Dear Amy: I have been dating my (probably ex) girlfriend for more than 11 years. After she had a run of f inancial problems, I helped by storing a lot of her furniture and personal property at my house.
I helped a little bit with her bills, helped her move, took in a couple of her cats — and many other things — because I was her boyfriend and believed I was being a good person to help her.
I’ve done these things, even though when I need help, emotional support, or some form of thank you, I never receive anything. For instance, I got a two-word text message for my birthday.
Now she is starting to ghost me after I asked for some of my money back. How long should I hold on to her things before I call a thrift store and have it hauled off ? — Taken for Granted
Dear Taken: You should make a good-faith effort to contact this woman to tell her that you intend to get rid of the possessions she has left in your home. Document your attempts by printing out texts and emails, and keep copies. Give her a specific deadline to pick up these items (two weeks seems reasonable). Tell her that if she doesn’t pick them up, you’ll be donating her furniture. You should not donate any of her small personal items (letters, documents, photos, etc.). These things should be put in a bin and left at her house at a prearranged time.
If you gave this woman money because she was your girlfriend, you will not get it back. If you loaned it to her and have a loan agreement in writing, you may have to take her to court.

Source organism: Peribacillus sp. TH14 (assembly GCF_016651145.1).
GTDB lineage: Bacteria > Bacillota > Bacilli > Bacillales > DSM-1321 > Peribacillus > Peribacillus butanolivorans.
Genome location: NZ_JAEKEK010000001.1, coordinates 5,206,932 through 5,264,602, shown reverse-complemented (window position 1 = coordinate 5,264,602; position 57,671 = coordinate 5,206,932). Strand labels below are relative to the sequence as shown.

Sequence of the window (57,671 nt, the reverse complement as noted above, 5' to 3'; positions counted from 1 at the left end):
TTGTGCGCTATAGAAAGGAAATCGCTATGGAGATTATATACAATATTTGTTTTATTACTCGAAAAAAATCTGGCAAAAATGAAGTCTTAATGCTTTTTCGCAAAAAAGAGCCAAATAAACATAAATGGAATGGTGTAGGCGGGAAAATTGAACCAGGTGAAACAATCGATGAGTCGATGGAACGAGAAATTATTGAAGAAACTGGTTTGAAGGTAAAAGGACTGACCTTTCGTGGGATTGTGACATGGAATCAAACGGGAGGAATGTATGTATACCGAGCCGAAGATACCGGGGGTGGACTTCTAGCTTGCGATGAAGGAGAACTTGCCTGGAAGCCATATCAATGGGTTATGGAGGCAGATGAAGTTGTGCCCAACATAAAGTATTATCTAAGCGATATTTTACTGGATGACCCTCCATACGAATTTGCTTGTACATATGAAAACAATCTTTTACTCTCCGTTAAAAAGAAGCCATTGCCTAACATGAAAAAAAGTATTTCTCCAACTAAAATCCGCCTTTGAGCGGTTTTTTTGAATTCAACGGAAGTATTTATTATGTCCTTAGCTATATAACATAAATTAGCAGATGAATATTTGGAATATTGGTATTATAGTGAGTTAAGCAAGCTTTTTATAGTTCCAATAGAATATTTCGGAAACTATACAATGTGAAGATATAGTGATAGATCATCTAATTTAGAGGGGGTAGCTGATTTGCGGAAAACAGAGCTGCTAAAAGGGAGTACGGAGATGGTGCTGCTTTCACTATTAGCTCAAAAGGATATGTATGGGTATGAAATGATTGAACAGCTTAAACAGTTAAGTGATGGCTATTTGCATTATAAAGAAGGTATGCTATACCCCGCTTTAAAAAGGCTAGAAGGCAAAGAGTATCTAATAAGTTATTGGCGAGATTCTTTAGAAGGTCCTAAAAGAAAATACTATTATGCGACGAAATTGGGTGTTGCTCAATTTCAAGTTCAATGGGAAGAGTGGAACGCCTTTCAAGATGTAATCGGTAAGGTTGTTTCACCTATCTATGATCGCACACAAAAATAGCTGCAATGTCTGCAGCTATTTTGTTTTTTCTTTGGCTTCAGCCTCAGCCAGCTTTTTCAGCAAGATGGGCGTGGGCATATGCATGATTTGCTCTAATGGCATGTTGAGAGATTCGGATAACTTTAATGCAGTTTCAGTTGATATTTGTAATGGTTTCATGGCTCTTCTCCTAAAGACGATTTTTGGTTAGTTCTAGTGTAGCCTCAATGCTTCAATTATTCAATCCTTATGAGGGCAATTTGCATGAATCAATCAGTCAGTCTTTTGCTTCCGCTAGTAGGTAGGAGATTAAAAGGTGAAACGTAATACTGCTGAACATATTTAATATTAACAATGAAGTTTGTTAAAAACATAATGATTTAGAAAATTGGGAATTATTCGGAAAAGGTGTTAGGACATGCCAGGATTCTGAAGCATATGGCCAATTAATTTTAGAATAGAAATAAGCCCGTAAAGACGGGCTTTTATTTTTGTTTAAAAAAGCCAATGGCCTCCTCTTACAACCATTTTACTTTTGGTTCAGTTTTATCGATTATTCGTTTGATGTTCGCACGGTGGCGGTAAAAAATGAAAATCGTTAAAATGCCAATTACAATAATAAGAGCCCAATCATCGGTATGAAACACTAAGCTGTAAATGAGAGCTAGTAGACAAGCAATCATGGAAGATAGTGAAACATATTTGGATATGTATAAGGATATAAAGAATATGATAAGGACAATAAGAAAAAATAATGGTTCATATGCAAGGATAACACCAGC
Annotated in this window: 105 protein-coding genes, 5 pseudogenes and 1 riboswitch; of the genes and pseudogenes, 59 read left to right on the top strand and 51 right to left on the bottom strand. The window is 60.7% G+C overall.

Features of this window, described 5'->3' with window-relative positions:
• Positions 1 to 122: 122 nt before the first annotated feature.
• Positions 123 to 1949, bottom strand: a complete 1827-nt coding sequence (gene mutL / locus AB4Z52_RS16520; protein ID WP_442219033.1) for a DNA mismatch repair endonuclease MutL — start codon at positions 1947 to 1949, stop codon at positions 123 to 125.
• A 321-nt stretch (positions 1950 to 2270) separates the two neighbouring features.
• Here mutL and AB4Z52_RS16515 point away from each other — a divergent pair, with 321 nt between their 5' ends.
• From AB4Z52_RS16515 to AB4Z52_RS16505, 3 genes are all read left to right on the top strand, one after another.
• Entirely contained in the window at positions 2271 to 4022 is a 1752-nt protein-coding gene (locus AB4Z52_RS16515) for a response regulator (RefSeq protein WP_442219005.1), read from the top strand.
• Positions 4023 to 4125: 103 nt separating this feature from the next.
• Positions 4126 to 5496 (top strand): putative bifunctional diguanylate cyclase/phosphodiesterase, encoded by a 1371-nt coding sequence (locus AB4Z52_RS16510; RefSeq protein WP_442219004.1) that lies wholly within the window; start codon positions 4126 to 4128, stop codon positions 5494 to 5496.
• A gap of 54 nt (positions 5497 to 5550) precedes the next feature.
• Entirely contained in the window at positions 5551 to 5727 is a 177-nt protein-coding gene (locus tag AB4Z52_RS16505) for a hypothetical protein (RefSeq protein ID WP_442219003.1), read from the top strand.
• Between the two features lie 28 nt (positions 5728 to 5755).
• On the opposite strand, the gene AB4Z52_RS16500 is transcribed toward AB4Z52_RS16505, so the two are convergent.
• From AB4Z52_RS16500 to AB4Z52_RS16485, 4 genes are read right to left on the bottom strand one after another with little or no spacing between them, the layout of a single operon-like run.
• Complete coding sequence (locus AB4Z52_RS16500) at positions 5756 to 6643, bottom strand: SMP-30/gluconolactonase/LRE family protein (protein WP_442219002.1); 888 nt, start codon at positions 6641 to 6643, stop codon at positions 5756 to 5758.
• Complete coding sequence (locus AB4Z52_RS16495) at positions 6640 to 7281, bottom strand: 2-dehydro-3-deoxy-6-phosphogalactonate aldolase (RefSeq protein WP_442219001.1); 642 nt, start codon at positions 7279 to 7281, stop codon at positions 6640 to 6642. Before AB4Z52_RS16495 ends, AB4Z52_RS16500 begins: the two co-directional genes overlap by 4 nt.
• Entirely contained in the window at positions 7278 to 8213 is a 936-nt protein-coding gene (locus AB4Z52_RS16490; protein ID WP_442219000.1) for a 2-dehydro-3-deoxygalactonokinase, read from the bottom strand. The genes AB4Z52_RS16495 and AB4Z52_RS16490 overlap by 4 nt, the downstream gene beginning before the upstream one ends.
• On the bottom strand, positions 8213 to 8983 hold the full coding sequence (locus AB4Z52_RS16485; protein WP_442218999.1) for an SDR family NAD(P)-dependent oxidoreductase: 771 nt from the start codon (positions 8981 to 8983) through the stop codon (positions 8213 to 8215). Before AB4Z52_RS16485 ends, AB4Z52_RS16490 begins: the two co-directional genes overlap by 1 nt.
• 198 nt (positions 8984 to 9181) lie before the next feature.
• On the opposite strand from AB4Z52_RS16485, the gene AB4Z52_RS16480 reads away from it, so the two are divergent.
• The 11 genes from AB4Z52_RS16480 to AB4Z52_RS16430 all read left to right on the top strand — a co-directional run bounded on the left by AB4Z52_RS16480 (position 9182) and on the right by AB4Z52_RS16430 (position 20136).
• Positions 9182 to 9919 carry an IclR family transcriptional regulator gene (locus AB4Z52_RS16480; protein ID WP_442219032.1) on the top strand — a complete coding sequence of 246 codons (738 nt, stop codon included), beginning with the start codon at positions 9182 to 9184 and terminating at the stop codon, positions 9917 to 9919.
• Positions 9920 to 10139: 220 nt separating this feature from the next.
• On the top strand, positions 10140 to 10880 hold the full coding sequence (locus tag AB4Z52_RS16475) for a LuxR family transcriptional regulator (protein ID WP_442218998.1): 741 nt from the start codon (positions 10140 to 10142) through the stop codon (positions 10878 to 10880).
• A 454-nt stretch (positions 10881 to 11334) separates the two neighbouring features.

Dear Amy: This year marks my 25th wedding anniversary with my wife. Our marriage has been quite tumultuous, and we have come close to ending it, but we have stayed together “for the sake of the kids.”
I’ve kept our marriage going (which has been a regret) for most of the last 20 years. My wife has put up this facade of happiness for many years and my two children (17 and 20) know exactly what is happening at this point.
I threw my wife a surprise 40th birthday party and have always remembered her on holidays — even if we were fighting at the time. However, whenever I attempt to make plans to celebrate these special occasions (including planning a trip to Europe for this anniversary), my wife finds an excuse not to participate.
Should I treat this anniversary like any other and buy my wife a piece of jewelry, or should I corner her and insist that she do something special? — Unhappy Husband
Dear Unhappy: You say you’re unhappy. Your wife seems disconnected.
There is no question that some people are made very uncomfortable by the attention that accompanies landmark events. If your wife is one of these people, she will not enjoy your efforts, regardless of your grand intentions. In this regard, you should plan whatever you would enjoy doing, and understand that you may be flying solo. “Cornering” her won’t work.
However, your wife might be deliberately undermining your admirable efforts to wring some celebratory joy out of your union. If that is the case, perhaps you should present her with an appointment for marriage counseling — or a separation agreement — for this landmark anniversary.
Dear Amy: I was shocked and saddened by “Feeling the Creepiness,” who was creeped-out by her neighbor visiting the elderly and infirm. I volunteer for a hospice. My patients are in assisted living and I spend at least an hour every week visiting them.
These are not creepy, old people. They are parents, college professors, doctors, homemakers, business people, craftsmen and laborers, pioneers in space exploration and computer engineering. They are people with fascinating stories to tell and deep hunger for connection with other humans. I suggest “Creepiness” reach out by accompanying her neighbor on her visits. I guarantee she will find some wonderful people there. — Feeling the Love Dear Feeling: Now I’m feeling the love. Thank you so much.